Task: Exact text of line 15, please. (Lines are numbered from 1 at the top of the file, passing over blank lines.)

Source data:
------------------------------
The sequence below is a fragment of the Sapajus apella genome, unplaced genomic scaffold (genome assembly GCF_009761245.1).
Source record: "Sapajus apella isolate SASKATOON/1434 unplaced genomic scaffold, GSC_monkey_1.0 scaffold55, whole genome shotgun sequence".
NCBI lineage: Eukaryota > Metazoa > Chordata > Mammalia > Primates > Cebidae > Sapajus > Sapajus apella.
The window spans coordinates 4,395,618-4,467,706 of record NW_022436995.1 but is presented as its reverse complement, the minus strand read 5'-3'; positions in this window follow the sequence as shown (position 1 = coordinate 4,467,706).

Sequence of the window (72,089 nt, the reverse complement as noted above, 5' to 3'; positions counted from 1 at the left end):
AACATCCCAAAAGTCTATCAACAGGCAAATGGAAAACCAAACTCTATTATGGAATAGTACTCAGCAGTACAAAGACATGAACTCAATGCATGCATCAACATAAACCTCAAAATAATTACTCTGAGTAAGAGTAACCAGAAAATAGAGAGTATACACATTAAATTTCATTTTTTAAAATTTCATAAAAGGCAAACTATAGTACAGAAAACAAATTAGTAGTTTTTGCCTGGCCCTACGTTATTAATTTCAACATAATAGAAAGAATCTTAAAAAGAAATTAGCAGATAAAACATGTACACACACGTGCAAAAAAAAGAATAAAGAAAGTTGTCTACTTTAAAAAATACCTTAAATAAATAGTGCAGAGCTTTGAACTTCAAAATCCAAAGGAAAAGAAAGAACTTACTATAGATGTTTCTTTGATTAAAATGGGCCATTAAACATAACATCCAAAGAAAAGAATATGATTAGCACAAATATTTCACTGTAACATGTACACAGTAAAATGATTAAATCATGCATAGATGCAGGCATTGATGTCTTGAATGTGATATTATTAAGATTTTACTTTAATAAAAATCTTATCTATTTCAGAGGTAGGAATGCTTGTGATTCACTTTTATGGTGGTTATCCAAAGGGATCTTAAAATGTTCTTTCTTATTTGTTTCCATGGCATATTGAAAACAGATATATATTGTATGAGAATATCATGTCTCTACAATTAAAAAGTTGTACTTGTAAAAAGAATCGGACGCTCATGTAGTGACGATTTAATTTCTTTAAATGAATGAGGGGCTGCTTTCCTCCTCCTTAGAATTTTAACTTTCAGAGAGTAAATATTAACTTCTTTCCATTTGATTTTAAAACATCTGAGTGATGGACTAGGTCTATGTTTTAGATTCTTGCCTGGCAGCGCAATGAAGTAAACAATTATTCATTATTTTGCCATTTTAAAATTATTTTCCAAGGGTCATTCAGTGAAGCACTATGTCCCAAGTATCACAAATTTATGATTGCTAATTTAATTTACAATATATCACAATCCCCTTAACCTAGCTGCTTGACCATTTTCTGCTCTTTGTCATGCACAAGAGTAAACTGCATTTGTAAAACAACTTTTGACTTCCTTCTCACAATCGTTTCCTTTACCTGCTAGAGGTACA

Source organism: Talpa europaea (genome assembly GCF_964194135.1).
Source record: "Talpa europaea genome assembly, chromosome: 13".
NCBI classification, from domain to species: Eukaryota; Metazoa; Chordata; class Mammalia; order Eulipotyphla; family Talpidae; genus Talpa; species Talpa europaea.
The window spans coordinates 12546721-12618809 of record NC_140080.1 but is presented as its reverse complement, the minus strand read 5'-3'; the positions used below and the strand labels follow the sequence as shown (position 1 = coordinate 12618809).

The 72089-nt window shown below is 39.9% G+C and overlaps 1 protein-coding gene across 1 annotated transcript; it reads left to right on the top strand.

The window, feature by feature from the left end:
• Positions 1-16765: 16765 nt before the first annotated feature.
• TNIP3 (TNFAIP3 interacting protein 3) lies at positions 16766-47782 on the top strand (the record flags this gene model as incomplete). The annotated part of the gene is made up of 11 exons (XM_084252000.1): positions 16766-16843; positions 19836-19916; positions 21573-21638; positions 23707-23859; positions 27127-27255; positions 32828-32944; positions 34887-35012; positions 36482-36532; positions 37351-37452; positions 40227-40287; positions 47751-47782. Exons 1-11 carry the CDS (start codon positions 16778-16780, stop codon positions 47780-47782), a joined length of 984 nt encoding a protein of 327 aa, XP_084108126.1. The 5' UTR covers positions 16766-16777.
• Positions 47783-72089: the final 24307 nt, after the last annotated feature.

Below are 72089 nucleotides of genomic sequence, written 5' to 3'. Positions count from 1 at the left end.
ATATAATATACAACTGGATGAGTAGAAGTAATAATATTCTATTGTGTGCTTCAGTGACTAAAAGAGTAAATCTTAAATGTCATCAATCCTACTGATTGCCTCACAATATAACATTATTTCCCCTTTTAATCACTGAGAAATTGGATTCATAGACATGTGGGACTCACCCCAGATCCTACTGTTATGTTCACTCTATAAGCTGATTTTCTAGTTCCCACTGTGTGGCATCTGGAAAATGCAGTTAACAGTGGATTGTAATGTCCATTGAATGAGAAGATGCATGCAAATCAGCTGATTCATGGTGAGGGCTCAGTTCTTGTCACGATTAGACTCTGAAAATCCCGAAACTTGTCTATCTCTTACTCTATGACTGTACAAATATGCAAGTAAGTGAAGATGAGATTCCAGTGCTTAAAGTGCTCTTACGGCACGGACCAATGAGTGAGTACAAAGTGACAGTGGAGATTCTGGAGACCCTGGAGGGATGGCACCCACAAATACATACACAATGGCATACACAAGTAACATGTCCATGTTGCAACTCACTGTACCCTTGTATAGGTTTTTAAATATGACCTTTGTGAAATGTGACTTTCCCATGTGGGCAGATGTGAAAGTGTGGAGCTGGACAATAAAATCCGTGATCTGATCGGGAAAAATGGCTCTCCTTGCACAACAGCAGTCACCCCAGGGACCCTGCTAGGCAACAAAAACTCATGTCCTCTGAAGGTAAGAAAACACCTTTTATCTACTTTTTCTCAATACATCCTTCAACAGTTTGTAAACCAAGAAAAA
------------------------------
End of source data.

• Positions 47783-72089: the final 24307 nt, after the last annotated feature.